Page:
President Obama this week announced a tentative deal with congressional Republicans to extend the Bush-era tax cuts for all Americans for two years in exchange for a 13-month extension in unemployment benefits. While the deal included other popular tax credits and incentives, one provison in particular has drawn fire from progressives and Democrats in Congress: reinstating the currently-expired estate tax. In what the Washington Post’s Ezra Klein called an “ugly surprise” in the deal, Obama and the GOP agreed to exempt inheritances up to $5 million and to set the tax rate at 35 percent instead of an exemption at $3.5 million and the tax rate at 45 percent, which the House passed last year.
Democrats have been publicly expressing their displeasure with this giveaway to the rich. And today on MSNBC, Rep. Chris Van Hollen (D-MD) called the estate tax measure “egregious” and said he may not vote for the deal with it in place:
VAN HOLLEN: This was not the best deal especially as it relates to the very egregious provision to provide a huge bonanza on the estate tax. … It has no beneficial economic result. … That provision would create huge concerns and possibly be a deal breaker. […] This provision makes it very, very difficult for me to support it in its current form.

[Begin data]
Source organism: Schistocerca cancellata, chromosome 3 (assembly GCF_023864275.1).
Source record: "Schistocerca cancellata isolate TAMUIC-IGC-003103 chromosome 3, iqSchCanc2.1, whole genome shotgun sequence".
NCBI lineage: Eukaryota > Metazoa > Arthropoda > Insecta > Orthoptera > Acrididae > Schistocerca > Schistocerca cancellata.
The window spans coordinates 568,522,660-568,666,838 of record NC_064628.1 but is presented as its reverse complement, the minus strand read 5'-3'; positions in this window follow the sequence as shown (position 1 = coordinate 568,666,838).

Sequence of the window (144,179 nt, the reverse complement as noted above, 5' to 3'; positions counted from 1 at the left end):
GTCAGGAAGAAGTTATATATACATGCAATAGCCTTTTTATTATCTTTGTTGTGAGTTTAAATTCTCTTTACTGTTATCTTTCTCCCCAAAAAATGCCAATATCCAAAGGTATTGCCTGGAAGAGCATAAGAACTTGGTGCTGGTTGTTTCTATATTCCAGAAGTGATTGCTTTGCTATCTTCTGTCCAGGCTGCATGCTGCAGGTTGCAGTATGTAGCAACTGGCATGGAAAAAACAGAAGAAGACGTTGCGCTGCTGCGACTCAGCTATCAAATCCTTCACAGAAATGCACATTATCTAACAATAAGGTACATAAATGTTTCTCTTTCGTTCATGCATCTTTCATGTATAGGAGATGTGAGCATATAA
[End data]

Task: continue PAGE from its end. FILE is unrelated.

Also today, Fox News host Megyn Kelly defended the estate tax deal in an interview with Rep. Anthony Weiner (D-NY) — who has also been critical of it — saying that these Americans shouldn’t be taxed twice. Weiner pointed out the obvious flaw in that line of thinking:
KELLY: I don’t have a five million dollar estate, I’d like to someday, but if I work all my life and I pay my taxes on my income and then I die and I want to pass on what it would be great if it were a $5 million estate to my kids, why should I pay the government again? Why should there be a 35 or 45 or 55 percent tax on that again?
WEINER: You aren’t paying anything in that case because you’ll be dead. … Do you know how much this adds to our debt? It adds an enormous amount. No one can be in favor of that and then come on your show and say, “Oh I’m so concerned about the debt!”
The Wonk Room’s Pat Garofalo notes that, if the tax cut compromise goes through, the estate tax rate will rest at its second lowest level since 1931 (outside of the zero percent rate this year).